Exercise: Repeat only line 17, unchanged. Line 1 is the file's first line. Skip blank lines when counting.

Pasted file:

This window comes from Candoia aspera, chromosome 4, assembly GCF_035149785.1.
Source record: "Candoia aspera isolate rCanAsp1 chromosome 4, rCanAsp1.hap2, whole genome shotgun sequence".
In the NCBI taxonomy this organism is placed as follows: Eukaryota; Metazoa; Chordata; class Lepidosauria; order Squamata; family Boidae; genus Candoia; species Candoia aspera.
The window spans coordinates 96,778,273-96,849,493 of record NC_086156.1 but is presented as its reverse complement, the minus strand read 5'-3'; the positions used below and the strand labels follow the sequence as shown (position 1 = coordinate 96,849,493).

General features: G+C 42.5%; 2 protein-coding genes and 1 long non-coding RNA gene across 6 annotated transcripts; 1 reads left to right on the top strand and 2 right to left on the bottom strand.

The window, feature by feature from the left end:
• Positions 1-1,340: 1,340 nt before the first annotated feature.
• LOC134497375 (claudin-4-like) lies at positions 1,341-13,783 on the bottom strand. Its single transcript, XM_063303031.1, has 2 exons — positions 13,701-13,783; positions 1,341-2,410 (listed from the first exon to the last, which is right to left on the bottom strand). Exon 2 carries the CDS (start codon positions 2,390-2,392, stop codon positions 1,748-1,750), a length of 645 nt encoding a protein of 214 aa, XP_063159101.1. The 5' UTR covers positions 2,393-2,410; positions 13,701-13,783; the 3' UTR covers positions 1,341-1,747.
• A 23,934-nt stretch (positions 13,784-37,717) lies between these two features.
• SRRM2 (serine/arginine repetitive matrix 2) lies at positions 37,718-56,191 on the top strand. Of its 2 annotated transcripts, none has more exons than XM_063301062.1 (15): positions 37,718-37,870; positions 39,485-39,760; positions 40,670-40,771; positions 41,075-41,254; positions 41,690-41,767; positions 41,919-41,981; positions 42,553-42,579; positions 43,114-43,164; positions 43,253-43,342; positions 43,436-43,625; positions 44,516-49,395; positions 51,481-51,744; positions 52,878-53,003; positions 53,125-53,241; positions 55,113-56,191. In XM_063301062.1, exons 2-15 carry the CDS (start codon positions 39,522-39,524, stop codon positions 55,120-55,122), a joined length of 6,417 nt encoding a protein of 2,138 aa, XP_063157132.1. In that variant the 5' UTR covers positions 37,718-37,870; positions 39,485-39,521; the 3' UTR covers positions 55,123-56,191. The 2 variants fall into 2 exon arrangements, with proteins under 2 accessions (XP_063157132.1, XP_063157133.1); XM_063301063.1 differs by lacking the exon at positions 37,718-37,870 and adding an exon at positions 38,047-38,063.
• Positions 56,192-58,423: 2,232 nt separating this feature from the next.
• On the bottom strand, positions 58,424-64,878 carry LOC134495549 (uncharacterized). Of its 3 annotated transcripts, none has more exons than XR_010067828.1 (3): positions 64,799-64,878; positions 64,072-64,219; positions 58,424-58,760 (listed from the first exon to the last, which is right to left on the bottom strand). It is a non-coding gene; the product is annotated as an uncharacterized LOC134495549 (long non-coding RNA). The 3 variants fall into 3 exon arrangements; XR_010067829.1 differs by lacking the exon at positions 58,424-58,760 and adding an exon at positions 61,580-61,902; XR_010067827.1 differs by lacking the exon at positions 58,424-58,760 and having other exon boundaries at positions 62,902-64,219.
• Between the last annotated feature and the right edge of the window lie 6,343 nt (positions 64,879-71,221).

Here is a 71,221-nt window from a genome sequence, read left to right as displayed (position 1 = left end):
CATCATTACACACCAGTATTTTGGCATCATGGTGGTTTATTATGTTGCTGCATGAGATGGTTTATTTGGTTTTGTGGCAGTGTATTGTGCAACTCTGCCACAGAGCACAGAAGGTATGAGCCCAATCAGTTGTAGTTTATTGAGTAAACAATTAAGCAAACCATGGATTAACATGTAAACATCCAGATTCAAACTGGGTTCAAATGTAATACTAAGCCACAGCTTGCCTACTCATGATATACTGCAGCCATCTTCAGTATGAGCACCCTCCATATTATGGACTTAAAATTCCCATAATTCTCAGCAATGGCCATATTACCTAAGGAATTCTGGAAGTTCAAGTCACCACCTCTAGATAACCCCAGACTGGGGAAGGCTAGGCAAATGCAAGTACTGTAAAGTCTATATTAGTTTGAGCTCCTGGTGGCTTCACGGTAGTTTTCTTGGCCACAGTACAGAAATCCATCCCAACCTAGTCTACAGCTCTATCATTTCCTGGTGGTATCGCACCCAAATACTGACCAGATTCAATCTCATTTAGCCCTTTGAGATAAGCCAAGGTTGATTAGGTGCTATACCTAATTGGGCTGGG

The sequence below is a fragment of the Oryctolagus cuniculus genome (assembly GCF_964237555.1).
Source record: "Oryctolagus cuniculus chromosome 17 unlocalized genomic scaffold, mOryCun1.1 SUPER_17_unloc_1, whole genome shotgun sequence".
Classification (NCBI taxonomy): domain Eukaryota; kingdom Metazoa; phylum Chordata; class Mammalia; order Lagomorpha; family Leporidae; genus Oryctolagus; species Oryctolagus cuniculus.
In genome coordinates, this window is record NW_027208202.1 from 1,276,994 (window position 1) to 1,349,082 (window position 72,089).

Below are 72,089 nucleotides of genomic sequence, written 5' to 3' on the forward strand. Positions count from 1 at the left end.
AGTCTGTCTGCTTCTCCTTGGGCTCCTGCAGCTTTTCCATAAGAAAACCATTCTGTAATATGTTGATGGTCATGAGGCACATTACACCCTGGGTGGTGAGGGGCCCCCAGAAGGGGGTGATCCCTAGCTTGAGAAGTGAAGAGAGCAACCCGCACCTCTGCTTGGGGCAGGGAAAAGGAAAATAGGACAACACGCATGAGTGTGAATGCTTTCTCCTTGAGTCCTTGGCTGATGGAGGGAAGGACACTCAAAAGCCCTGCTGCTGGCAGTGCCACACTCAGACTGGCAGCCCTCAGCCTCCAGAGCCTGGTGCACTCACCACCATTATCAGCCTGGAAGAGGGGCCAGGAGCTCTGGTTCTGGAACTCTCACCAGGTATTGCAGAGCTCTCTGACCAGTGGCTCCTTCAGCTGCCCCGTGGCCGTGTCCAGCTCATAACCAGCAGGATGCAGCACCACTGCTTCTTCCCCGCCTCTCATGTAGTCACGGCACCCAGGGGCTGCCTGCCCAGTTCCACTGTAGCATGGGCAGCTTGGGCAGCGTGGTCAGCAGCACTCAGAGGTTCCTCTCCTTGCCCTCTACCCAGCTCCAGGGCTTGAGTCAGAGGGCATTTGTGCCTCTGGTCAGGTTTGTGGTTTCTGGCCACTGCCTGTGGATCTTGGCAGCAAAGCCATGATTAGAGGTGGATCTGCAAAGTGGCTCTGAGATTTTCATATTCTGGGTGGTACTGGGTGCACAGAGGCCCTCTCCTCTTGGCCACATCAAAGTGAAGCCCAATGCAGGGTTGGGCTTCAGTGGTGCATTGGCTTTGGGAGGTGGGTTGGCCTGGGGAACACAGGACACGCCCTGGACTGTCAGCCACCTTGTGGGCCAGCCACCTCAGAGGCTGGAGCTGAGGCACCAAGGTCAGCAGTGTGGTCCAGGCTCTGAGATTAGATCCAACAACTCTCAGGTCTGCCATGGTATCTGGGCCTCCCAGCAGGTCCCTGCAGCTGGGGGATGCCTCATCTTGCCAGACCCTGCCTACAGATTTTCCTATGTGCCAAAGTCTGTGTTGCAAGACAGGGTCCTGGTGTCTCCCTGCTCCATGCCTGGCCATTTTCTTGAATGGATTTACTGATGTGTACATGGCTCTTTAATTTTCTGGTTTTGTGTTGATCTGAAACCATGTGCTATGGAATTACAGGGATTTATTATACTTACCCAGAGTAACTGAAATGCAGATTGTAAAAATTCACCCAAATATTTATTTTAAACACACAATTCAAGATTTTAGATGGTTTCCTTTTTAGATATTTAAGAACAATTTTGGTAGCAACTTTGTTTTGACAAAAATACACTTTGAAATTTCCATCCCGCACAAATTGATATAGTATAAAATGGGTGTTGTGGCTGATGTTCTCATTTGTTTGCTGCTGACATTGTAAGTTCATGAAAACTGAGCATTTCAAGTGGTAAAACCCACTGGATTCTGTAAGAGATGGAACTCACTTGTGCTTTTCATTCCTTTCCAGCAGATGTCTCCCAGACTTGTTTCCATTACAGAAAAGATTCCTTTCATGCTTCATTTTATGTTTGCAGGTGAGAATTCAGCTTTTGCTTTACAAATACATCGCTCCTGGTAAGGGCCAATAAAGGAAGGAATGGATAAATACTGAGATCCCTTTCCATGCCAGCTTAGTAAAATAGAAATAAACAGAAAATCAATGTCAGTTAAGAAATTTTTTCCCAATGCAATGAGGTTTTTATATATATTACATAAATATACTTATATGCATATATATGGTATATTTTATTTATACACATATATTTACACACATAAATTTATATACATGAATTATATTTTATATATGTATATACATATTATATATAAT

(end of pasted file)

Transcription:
Source record: "Oryctolagus cuniculus chromosome 17 unlocalized genomic scaffold, mOryCun1.1 SUPER_17_unloc_1, whole genome shotgun sequence".